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    Differences (Educative/Clinical) between NP & PA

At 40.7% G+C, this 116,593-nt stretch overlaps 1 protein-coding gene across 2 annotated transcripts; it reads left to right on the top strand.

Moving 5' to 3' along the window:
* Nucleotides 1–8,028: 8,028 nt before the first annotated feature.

Mango, I have read all the posts starting from the original one, and this has to be the best post yet. I think you did a great job of outlining the similarities/differences between NP's and PA's without making one out to be better than the other. I am a nursing student who is planning on pursuing an advanced nursing degree, and I look forward to being able to eventually work pretty autonomosly (sp?) Recently, while doing clinical rotations I have seen PA's alot in the hospital, working very autonomosly (sp?), so much so that I started second guessing my NP route. Well, after doing some additional research, and reading your post as well as a few others I have decided that I am will continue on my path, because either one will get me where I need to be. Thanks! quote=mango-lo-maniac]You know, very few posts in this long thread have addressed the OP’s question – what are the CLINICAL differences between PAs & NPs. Instead there has been a lot of rhetoric, much of it unfounded, about the educational and perceived professional differences. Unfounded information has come from both views. I hope I am not violating TOS by saying this, but as a PA I am embarrassed by the garbage in that old post by Kristen. I am a PA in emergency medicine. In my practice setting there are NO clinical differences between PAs and NPs. None – not even one single one. Granted, I do work in a state that is friendly to both professions. State law does not require my charts to be cosigned. The hospital requires chart cosignature for all midlevels with in 24 hours. The docs usually sit down with a pile and scribble on the bottom corner of each while chatting or doing something else. They are not looking at the actual chart. This is mean to be “midlevel supervision” but in actuality it is not. Supervision would be looking over our shoulder and guiding our actions during patient care. State law allows me to write my own scripts, sched II-V. They do not have to be cosigned. I am limited to a 14-day supply of sched II & III. In my setting this is not a limitation – if you are sick enough to leave the emergency department with a script for a schedule II, you need to follow up with your PCP or specialist, who should manage your ongoing need for medications. In other settings, it may be a limitation to not be able to write a month’s supply of schedule II. I know that NPs can write up to sched II as well, but have never asked if they have a limit like ours. For those who would say we are “only assistants” I invite you to spend a day with me in practice. You will see that while my badge says “assistant” I do not assist the docs with their patients. Instead, I see my own. I evaluate & treat, discharge & admit all without consulting a physician unless I feel it is needed. I see the same acuity of patients except for patients requiring immediate resuscitation. I hear/read nurses saying that the public does not understand the scope, intellect and abilities of nurses. I agree, but I submit to you the same for PAs. “Assistant” may have fit the job 35 years ago, but it does not any longer, except in the operating room. I have my own license. I have my own malpractice policy, paid for in full by my employer. I have my own DEA number. I have my own UPIN. This is not new. Other than my lack of a nursing license I am no different from an NP in this regard. I do not practice under anyone else’s license, policy, etc. I don’t understand why some people refuse to accept the truth, and persist in claiming that we cannot be licensed or insured on our own. Perhaps it is because we are nationally certified but state licensed? PAs in my state can (and do) own their own practice, but it is not common. I know PAs who own their own urgent care clinic, family medicine clinic, occupational medicine practice and psychiatric practice. NPs can own a practice here too, but I do not know of any off hand. In all 50 states a PA must have active national certification in order to be licensed. Some states allow PAs to let that certification lapse, my state being one of them. To maintain national certification, a PA must log 100 hours of CME every two years for six continuous years, and take a primary care exam at the end of that period. In order to maintain state certification, a PA must log 100 hours of CME every two years. The only difference is not taking the primary care exam. Is this a sign of weakness or inferiority of the PA? I don’t think so. I know PAs and FNPs in neurosurgery. Both educated in primary care but practicing in a surgical subspecialty – would you think less of the FNP if her primary care knowledge were not retested every six years, so long as she maintained her knowledge though CME? If not, then why look down on a PA who chooses not to retest in primary care? It is true that PA education is offered at several levels while NP education is almost entirely at the master’s level (there are a few stragglers in California). However, PA education is standardized nationally. Compare the applicant prerequisites and the curriculums at a certificate program and a master’s program. In almost every case you will see that the only true difference is they type of degree awarded at the end. The actual education is equal. Some may persist on looking down on the “lesser” degrees but I think that the quality of education is a more important issue. National curriculum standardization and accreditation ensures this quality. It is true that some PA programs enroll students with no previous experience. Ironically, this tends to be the master’s programs – those that superficially seem to be superior degrees. Many PAs do not support this change in admission policies. However, there is verifiable proof that the majority of PA students do have prior clinical experience. Both professions, for better or for worse, are allowing new students without strong patient care backgrounds. To point at the PA profession as being inferior for this trend is to ignore the fact that the same thing is happening in the NP profession. PA education is in the medical model, but I was not trained to focus on symptoms and throw medications at patients. I listen empathetically. I explain treatment options and side effects and encourage patients to have a role in deciding how their care will progress. I discuss complications and prognoses of diagnoses. During my training and also in my professional career, returning patients have asked for me by name, so I would say that they appreciate the care that I give. I am not a nurse and do not know how my training differs from the "holistic method" that nurses and NPs are trained in, but I do attempt to treat the whole person. I believe that most PA (and physician) training programs are going in this direction - rightfully so. Just as a disclaimer, I am not anti-NP by any means. I work with NPs, some whom I respect and some whom I don’t – respect is earned by showing me that you are a capable provider, and in the long run that is what I care about the most. My husband and I see a PA, but my OB care was from physicians, a PA and NPs. Our children see docs & PNPs. The sole purpose of this lengthy post is to address the OP’s question with my real-life experience and to dispel some untruths propagated about the PA profession. I encourage anyone who is trying to decide between PA and NP to research both and use verifiable, objective information to make your decision.